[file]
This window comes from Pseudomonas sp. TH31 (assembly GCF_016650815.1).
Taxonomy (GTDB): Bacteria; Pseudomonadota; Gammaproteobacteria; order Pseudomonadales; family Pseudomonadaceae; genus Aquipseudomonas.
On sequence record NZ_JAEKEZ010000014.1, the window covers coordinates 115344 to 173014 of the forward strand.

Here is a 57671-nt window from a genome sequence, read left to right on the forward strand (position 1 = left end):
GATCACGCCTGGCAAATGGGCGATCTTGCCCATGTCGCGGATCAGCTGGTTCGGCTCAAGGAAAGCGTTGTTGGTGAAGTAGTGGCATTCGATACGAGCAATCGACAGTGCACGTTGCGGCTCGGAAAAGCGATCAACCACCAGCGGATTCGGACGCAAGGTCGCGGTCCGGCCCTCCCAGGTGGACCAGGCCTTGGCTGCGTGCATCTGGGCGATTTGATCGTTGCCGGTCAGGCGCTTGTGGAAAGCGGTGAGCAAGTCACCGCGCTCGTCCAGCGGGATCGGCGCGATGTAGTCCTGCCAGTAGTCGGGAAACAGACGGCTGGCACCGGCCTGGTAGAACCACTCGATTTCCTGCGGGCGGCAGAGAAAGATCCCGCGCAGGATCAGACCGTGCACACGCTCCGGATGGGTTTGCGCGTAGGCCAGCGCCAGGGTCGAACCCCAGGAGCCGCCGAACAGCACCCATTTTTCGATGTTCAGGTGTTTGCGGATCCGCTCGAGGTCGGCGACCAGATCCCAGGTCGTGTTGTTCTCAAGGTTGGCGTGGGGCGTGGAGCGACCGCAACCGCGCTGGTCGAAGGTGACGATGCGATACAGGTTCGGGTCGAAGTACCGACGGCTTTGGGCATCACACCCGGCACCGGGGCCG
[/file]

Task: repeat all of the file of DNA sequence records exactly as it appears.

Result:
This window comes from Pseudomonas sp. TH31 (assembly GCF_016650815.1).
Taxonomy (GTDB): Bacteria; Pseudomonadota; Gammaproteobacteria; order Pseudomonadales; family Pseudomonadaceae; genus Aquipseudomonas.
On sequence record NZ_JAEKEZ010000014.1, the window covers coordinates 115344 to 173014 of the forward strand.

Here is a 57671-nt window from a genome sequence, read left to right on the forward strand (position 1 = left end):
GATCACGCCTGGCAAATGGGCGATCTTGCCCATGTCGCGGATCAGCTGGTTCGGCTCAAGGAAAGCGTTGTTGGTGAAGTAGTGGCATTCGATACGAGCAATCGACAGTGCACGTTGCGGCTCGGAAAAGCGATCAACCACCAGCGGATTCGGACGCAAGGTCGCGGTCCGGCCCTCCCAGGTGGACCAGGCCTTGGCTGCGTGCATCTGGGCGATTTGATCGTTGCCGGTCAGGCGCTTGTGGAAAGCGGTGAGCAAGTCACCGCGCTCGTCCAGCGGGATCGGCGCGATGTAGTCCTGCCAGTAGTCGGGAAACAGACGGCTGGCACCGGCCTGGTAGAACCACTCGATTTCCTGCGGGCGGCAGAGAAAGATCCCGCGCAGGATCAGACCGTGCACACGCTCCGGATGGGTTTGCGCGTAGGCCAGCGCCAGGGTCGAACCCCAGGAGCCGCCGAACAGCACCCATTTTTCGATGTTCAGGTGTTTGCGGATCCGCTCGAGGTCGGCGACCAGATCCCAGGTCGTGTTGTTCTCAAGGTTGGCGTGGGGCGTGGAGCGACCGCAACCGCGCTGGTCGAAGGTGACGATGCGATACAGGTTCGGGTCGAAGTACCGACGGCTTTGGGCATCACACCCGGCACCGGGGCCG